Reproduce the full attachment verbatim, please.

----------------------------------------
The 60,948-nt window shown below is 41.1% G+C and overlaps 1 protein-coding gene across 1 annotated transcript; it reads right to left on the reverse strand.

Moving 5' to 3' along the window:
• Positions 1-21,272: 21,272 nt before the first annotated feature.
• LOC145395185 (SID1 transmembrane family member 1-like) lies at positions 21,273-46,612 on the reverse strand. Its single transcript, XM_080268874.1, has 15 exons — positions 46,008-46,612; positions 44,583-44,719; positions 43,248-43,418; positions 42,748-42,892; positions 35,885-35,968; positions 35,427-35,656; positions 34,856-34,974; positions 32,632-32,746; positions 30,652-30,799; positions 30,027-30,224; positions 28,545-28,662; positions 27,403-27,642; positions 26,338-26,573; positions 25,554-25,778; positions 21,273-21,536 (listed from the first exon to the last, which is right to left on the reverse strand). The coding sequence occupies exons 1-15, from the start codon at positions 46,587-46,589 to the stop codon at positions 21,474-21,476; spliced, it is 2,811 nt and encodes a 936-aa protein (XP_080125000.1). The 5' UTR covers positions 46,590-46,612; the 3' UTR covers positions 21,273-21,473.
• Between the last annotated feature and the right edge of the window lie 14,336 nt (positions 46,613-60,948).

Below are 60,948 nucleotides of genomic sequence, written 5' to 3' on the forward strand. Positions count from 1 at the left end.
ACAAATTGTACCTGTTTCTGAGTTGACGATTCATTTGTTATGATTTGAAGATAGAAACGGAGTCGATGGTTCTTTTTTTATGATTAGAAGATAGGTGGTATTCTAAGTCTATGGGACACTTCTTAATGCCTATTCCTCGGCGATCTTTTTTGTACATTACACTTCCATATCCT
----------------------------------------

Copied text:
The 60,948-nt window shown below is 41.1% G+C and overlaps 1 protein-coding gene across 1 annotated transcript; it reads right to left on the reverse strand.

Moving 5' to 3' along the window:
• Positions 1-21,272: 21,272 nt before the first annotated feature.
• LOC145395185 (SID1 transmembrane family member 1-like) lies at positions 21,273-46,612 on the reverse strand. Its single transcript, XM_080268874.1, has 15 exons — positions 46,008-46,612; positions 44,583-44,719; positions 43,248-43,418; positions 42,748-42,892; positions 35,885-35,968; positions 35,427-35,656; positions 34,856-34,974; positions 32,632-32,746; positions 30,652-30,799; positions 30,027-30,224; positions 28,545-28,662; positions 27,403-27,642; positions 26,338-26,573; positions 25,554-25,778; positions 21,273-21,536 (listed from the first exon to the last, which is right to left on the reverse strand). The coding sequence occupies exons 1-15, from the start codon at positions 46,587-46,589 to the stop codon at positions 21,474-21,476; spliced, it is 2,811 nt and encodes a 936-aa protein (XP_080125000.1). The 5' UTR covers positions 46,590-46,612; the 3' UTR covers positions 21,273-21,473.
• Between the last annotated feature and the right edge of the window lie 14,336 nt (positions 46,613-60,948).

Below are 60,948 nucleotides of genomic sequence, written 5' to 3' on the forward strand. Positions count from 1 at the left end.
ACAAATTGTACCTGTTTCTGAGTTGACGATTCATTTGTTATGATTTGAAGATAGAAACGGAGTCGATGGTTCTTTTTTTATGATTAGAAGATAGGTGGTATTCTAAGTCTATGGGACACTTCTTAATGCCTATTCCTCGGCGATCTTTTTTGTACATTACACTTCCATATCCT